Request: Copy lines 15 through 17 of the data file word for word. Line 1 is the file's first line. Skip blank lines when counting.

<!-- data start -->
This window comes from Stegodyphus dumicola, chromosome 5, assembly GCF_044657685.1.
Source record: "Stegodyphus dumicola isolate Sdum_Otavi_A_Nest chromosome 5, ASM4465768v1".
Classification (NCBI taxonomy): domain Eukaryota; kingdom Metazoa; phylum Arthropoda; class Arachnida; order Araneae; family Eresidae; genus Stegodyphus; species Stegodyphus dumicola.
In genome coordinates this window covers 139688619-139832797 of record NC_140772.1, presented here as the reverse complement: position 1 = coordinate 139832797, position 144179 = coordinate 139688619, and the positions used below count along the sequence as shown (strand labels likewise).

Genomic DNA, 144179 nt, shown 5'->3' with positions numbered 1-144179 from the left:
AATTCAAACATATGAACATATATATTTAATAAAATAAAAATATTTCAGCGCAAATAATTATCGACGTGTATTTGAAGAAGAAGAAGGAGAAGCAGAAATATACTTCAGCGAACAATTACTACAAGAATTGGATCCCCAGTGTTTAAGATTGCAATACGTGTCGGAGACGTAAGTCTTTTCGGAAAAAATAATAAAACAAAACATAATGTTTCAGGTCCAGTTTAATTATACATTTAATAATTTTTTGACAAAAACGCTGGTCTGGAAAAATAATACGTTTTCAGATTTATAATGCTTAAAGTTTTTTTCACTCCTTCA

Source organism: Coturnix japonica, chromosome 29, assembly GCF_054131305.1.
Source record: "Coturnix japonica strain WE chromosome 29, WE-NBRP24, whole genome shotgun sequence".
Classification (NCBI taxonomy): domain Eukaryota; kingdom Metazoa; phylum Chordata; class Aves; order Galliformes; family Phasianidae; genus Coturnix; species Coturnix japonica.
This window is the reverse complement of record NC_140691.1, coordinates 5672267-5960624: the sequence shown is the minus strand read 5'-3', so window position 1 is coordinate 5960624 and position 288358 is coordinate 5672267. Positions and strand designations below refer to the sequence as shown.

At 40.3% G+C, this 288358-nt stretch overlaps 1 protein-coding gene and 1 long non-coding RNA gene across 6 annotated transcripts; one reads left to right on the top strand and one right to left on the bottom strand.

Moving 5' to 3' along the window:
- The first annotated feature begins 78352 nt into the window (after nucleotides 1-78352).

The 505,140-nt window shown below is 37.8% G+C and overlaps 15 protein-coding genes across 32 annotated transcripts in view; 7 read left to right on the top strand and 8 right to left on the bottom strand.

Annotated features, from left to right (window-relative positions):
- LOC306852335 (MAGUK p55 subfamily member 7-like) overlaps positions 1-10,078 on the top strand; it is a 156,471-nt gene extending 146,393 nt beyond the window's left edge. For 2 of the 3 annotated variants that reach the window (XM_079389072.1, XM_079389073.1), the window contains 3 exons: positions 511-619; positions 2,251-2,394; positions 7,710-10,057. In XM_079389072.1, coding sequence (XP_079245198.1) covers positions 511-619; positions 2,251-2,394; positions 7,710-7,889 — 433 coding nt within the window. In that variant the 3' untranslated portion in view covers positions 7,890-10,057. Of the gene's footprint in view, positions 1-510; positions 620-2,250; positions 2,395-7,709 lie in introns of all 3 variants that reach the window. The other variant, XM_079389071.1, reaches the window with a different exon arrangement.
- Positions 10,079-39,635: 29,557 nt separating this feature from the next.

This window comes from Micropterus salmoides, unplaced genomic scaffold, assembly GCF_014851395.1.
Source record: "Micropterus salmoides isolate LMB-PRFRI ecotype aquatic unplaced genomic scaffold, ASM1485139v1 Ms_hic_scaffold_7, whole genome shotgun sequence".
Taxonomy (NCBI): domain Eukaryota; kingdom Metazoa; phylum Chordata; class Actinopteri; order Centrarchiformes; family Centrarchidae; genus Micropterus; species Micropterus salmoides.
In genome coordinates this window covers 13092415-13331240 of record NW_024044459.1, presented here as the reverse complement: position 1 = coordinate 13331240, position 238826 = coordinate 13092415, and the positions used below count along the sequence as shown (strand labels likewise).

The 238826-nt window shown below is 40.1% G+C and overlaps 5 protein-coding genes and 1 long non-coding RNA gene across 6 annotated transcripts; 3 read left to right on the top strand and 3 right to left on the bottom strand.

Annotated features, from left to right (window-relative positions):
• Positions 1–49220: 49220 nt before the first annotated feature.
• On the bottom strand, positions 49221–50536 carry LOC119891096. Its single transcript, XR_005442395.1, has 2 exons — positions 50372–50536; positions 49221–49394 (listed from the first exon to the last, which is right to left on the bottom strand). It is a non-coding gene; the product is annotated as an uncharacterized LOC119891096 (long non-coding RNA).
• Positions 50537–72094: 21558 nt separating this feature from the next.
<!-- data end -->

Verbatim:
Annotated features, from left to right (window-relative positions):
- LOC306852335 (MAGUK p55 subfamily member 7-like) overlaps positions 1-10,078 on the top strand; it is a 156,471-nt gene extending 146,393 nt beyond the window's left edge. For 2 of the 3 annotated variants that reach the window (XM_079389072.1, XM_079389073.1), the window contains 3 exons: positions 511-619; positions 2,251-2,394; positions 7,710-10,057. In XM_079389072.1, coding sequence (XP_079245198.1) covers positions 511-619; positions 2,251-2,394; positions 7,710-7,889 — 433 coding nt within the window. In that variant the 3' untranslated portion in view covers positions 7,890-10,057. Of the gene's footprint in view, positions 1-510; positions 620-2,250; positions 2,395-7,709 lie in introns of all 3 variants that reach the window. The other variant, XM_079389071.1, reaches the window with a different exon arrangement.
- Positions 10,079-39,635: 29,557 nt separating this feature from the next.